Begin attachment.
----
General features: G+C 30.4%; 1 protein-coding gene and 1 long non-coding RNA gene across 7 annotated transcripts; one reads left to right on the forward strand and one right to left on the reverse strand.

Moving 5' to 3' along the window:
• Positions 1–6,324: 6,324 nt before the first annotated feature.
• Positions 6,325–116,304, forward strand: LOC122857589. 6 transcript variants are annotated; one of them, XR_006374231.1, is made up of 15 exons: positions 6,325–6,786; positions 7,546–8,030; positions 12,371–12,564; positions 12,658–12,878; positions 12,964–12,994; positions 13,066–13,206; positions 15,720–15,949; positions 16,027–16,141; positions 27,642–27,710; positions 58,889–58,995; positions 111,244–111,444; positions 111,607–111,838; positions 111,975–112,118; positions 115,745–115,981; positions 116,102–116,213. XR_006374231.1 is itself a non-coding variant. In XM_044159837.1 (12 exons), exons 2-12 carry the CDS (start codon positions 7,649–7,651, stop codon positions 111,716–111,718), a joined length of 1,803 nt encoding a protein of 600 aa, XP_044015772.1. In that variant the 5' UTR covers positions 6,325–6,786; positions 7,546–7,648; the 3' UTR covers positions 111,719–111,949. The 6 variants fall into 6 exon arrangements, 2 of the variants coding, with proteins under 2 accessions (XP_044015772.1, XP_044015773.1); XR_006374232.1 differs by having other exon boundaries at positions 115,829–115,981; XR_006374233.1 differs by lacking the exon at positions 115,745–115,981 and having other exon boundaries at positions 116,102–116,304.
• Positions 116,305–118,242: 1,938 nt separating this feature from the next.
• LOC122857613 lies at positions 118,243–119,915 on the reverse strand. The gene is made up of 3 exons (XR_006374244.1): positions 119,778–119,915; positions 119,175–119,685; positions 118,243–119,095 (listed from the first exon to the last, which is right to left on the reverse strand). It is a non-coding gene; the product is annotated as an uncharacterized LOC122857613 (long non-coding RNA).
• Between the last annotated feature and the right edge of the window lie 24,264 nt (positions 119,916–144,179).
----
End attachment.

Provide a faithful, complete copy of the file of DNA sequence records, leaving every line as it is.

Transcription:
General features: G+C 30.4%; 1 protein-coding gene and 1 long non-coding RNA gene across 7 annotated transcripts; one reads left to right on the forward strand and one right to left on the reverse strand.

Moving 5' to 3' along the window:
• Positions 1–6,324: 6,324 nt before the first annotated feature.
• Positions 6,325–116,304, forward strand: LOC122857589. 6 transcript variants are annotated; one of them, XR_006374231.1, is made up of 15 exons: positions 6,325–6,786; positions 7,546–8,030; positions 12,371–12,564; positions 12,658–12,878; positions 12,964–12,994; positions 13,066–13,206; positions 15,720–15,949; positions 16,027–16,141; positions 27,642–27,710; positions 58,889–58,995; positions 111,244–111,444; positions 111,607–111,838; positions 111,975–112,118; positions 115,745–115,981; positions 116,102–116,213. XR_006374231.1 is itself a non-coding variant. In XM_044159837.1 (12 exons), exons 2-12 carry the CDS (start codon positions 7,649–7,651, stop codon positions 111,716–111,718), a joined length of 1,803 nt encoding a protein of 600 aa, XP_044015772.1. In that variant the 5' UTR covers positions 6,325–6,786; positions 7,546–7,648; the 3' UTR covers positions 111,719–111,949. The 6 variants fall into 6 exon arrangements, 2 of the variants coding, with proteins under 2 accessions (XP_044015772.1, XP_044015773.1); XR_006374232.1 differs by having other exon boundaries at positions 115,829–115,981; XR_006374233.1 differs by lacking the exon at positions 115,745–115,981 and having other exon boundaries at positions 116,102–116,304.
• Positions 116,305–118,242: 1,938 nt separating this feature from the next.
• LOC122857613 lies at positions 118,243–119,915 on the reverse strand. The gene is made up of 3 exons (XR_006374244.1): positions 119,778–119,915; positions 119,175–119,685; positions 118,243–119,095 (listed from the first exon to the last, which is right to left on the reverse strand). It is a non-coding gene; the product is annotated as an uncharacterized LOC122857613 (long non-coding RNA).
• Between the last annotated feature and the right edge of the window lie 24,264 nt (positions 119,916–144,179).